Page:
Want to lose weight quickly, tone and strengthen your body? Then all you have to do is feel the force. Dr Nathan Johnson, of the University of Sydney and spokesman for Exercise & Sports Science Australia, says spinning "hits the sweet spot, it's just the type of exercise we'd like people to do. The more power you create, through applying resistance and pedalling faster, the harder your body has to work to burn up fat and sugar from your body's stores."
Classes are about 30 to 60 minutes, during which time you'll burn about 1000-2500 kilojoules; that's your morning cake and latte dealt with. And if you're eating healthily and burning an additional 2100 kilojoules a day, you're in line to shed about two kilograms a week.
"Spinning is basically cycling, and like any aerobic exercise, the body burns fuel at a quicker rate when working out." According to Johnson, spinning helps you manage or lose weight and gets your heart rate pumping for cardiovascular benefits.
Feel the force
A spin class won't magically give you supermodel proportions, though. "It's a great activity, but there's a misconception with many people and even instructors about how it should be done appropriately," Johnson says. Surprisingly, the spinning part of your workout is not where the benefit comes.
"The benefits come from pedalling against resistance," Johnson says. "The harder it is to push the pedals around, the more energy you use. The more power you create pumps blood faster through your body, and your body uses your fat and sugar stores to feed the movement."
The problem, he says, is that you can hop on a bike and pedal with no resistance but spin your legs fast, so you're not expending much energy. "If you free-wheel there's still some aerobic benefits, but people get the impression that they've had a really good workout just because they're sweating or panting hard. But without generating force, you won't burn much energy."
So how hard should you be working? "I've seen instructors encourage 120-150 revolutions per minute, but you're just spinning your legs faster at the expense of resistance. During the main phase, after the warm-up, always try to work out somewhere between somewhat hard and hard by adjusting the resistance."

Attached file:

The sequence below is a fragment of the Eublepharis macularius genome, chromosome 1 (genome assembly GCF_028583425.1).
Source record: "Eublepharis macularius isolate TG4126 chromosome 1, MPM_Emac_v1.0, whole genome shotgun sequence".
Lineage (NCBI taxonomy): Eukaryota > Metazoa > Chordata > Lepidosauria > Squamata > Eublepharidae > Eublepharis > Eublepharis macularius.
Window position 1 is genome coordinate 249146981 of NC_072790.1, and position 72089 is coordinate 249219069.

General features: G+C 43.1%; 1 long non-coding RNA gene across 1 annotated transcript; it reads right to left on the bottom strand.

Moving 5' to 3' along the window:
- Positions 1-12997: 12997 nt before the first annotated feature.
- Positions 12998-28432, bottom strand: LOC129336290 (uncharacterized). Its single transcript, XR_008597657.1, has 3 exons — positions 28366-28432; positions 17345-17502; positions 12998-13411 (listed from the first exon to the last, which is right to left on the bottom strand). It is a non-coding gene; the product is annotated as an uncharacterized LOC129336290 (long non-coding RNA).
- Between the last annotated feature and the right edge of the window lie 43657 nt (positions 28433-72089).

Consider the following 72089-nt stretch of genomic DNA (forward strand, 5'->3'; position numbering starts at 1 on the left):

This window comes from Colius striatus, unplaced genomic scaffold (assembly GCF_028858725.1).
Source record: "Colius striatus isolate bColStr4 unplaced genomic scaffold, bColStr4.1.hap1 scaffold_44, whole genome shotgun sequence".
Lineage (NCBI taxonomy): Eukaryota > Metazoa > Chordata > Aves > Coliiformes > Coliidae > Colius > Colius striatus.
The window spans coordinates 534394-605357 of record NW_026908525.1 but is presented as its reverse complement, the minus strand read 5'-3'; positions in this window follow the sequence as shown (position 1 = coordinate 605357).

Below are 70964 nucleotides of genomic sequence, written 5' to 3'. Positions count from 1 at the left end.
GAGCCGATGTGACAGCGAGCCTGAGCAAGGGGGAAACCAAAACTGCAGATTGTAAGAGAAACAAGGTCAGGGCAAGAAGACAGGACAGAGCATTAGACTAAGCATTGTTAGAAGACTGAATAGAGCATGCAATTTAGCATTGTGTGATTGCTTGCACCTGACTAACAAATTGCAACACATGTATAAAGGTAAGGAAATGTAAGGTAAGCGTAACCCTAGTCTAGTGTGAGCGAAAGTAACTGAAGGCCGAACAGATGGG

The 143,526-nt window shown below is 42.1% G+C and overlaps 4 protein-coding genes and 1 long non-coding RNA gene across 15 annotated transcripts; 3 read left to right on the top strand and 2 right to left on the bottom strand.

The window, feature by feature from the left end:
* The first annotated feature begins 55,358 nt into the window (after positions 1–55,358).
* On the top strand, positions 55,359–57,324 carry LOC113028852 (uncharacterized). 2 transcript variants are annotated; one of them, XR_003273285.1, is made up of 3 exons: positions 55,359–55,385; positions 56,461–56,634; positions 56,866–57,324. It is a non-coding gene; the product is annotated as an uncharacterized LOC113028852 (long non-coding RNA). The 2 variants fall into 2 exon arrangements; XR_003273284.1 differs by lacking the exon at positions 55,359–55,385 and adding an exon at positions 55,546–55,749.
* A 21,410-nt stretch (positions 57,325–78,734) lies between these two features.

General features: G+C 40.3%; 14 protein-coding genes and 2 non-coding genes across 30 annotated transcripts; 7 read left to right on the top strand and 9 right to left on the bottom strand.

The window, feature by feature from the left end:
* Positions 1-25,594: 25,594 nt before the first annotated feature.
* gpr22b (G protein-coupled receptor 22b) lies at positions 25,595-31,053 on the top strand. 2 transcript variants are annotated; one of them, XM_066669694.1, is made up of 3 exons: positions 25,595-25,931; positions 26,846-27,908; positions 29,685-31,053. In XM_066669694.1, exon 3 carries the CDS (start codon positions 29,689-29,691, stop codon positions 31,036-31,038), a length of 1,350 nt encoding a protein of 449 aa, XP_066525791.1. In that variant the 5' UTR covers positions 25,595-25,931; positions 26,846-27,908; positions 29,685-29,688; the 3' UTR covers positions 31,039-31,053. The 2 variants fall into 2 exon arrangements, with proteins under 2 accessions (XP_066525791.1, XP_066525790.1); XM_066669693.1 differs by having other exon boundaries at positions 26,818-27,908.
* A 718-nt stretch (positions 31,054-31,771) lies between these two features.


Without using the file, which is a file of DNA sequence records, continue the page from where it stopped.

Researchers have known for years that if you enjoy an exercise, you're more likely to stick to it. If you've ever ridden a stationary bike in the gym, you know how boring it can become – and how easy it is to slacken off.
"At Vicious Cycle we have created an environment that connects mind to body," owner Tanya Weeks says. "A dark, intimate space allows you to ride in your own space, without mirrors, clocks and lights distracting you. Many clients describe it as a nightclub on a bike, through the use of music, coaching and television screens to keep you engaged. Before you know it you have ridden through a series of hills, races and intervals and barely realised you've worked at such high intensity, because you've been so caught up in the excitement."
Spin bikes are also different to your usual ride. "Spin bikes have a flywheel which allows tension on the bike as you ride and the ability to change gears," spin instructor Leanne Sklavenitis says (fitnesstips.com.au). "The ones I use start at gear one and go all the way up to 24, which for many the wheel is impossible to move at that level. The bikes are manufactured to try to be as close as possible to a road bike as you can get. The seats are often more comfortable."
The best news of all
So you're toned, buffed and highly motivated, all from your spin classes. What else could it possibly offer? In research at Tel Aviv University, researchers found that endurance exercises, such as jogging or a spin class, help you look younger. They believe endurance exercise increases muscle stem cells and enhances their ability to rejuvenate old muscles. This improvement of stem cells helps us to look younger.